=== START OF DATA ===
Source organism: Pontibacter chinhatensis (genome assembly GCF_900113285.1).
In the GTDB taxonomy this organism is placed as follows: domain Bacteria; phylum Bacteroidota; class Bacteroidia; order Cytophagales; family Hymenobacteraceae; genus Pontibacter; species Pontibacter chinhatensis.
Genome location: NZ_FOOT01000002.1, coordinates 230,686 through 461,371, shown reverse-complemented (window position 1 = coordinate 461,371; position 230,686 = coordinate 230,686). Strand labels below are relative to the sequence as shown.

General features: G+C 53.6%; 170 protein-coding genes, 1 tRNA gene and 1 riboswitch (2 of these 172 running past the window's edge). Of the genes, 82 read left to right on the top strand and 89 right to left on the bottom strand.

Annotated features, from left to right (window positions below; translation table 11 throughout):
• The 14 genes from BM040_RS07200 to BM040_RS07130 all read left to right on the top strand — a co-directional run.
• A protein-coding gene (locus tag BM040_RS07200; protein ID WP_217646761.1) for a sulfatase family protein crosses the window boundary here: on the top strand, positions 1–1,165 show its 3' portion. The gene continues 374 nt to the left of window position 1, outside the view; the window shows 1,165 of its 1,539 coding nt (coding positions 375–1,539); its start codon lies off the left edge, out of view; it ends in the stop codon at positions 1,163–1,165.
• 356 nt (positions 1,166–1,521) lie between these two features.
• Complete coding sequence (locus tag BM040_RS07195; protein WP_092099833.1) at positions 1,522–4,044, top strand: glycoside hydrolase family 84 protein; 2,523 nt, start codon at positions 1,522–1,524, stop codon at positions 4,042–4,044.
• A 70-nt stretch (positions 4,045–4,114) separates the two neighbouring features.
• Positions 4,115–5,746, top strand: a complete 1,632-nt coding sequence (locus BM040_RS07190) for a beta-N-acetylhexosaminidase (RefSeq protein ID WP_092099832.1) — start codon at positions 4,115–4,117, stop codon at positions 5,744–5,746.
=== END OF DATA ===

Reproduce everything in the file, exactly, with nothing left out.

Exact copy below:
Source organism: Pontibacter chinhatensis (genome assembly GCF_900113285.1).
In the GTDB taxonomy this organism is placed as follows: domain Bacteria; phylum Bacteroidota; class Bacteroidia; order Cytophagales; family Hymenobacteraceae; genus Pontibacter; species Pontibacter chinhatensis.
Genome location: NZ_FOOT01000002.1, coordinates 230,686 through 461,371, shown reverse-complemented (window position 1 = coordinate 461,371; position 230,686 = coordinate 230,686). Strand labels below are relative to the sequence as shown.

General features: G+C 53.6%; 170 protein-coding genes, 1 tRNA gene and 1 riboswitch (2 of these 172 running past the window's edge). Of the genes, 82 read left to right on the top strand and 89 right to left on the bottom strand.

Annotated features, from left to right (window positions below; translation table 11 throughout):
• The 14 genes from BM040_RS07200 to BM040_RS07130 all read left to right on the top strand — a co-directional run.
• A protein-coding gene (locus tag BM040_RS07200; protein ID WP_217646761.1) for a sulfatase family protein crosses the window boundary here: on the top strand, positions 1–1,165 show its 3' portion. The gene continues 374 nt to the left of window position 1, outside the view; the window shows 1,165 of its 1,539 coding nt (coding positions 375–1,539); its start codon lies off the left edge, out of view; it ends in the stop codon at positions 1,163–1,165.
• 356 nt (positions 1,166–1,521) lie between these two features.
• Complete coding sequence (locus tag BM040_RS07195; protein WP_092099833.1) at positions 1,522–4,044, top strand: glycoside hydrolase family 84 protein; 2,523 nt, start codon at positions 1,522–1,524, stop codon at positions 4,042–4,044.
• A 70-nt stretch (positions 4,045–4,114) separates the two neighbouring features.
• Positions 4,115–5,746, top strand: a complete 1,632-nt coding sequence (locus BM040_RS07190) for a beta-N-acetylhexosaminidase (RefSeq protein ID WP_092099832.1) — start codon at positions 4,115–4,117, stop codon at positions 5,744–5,746.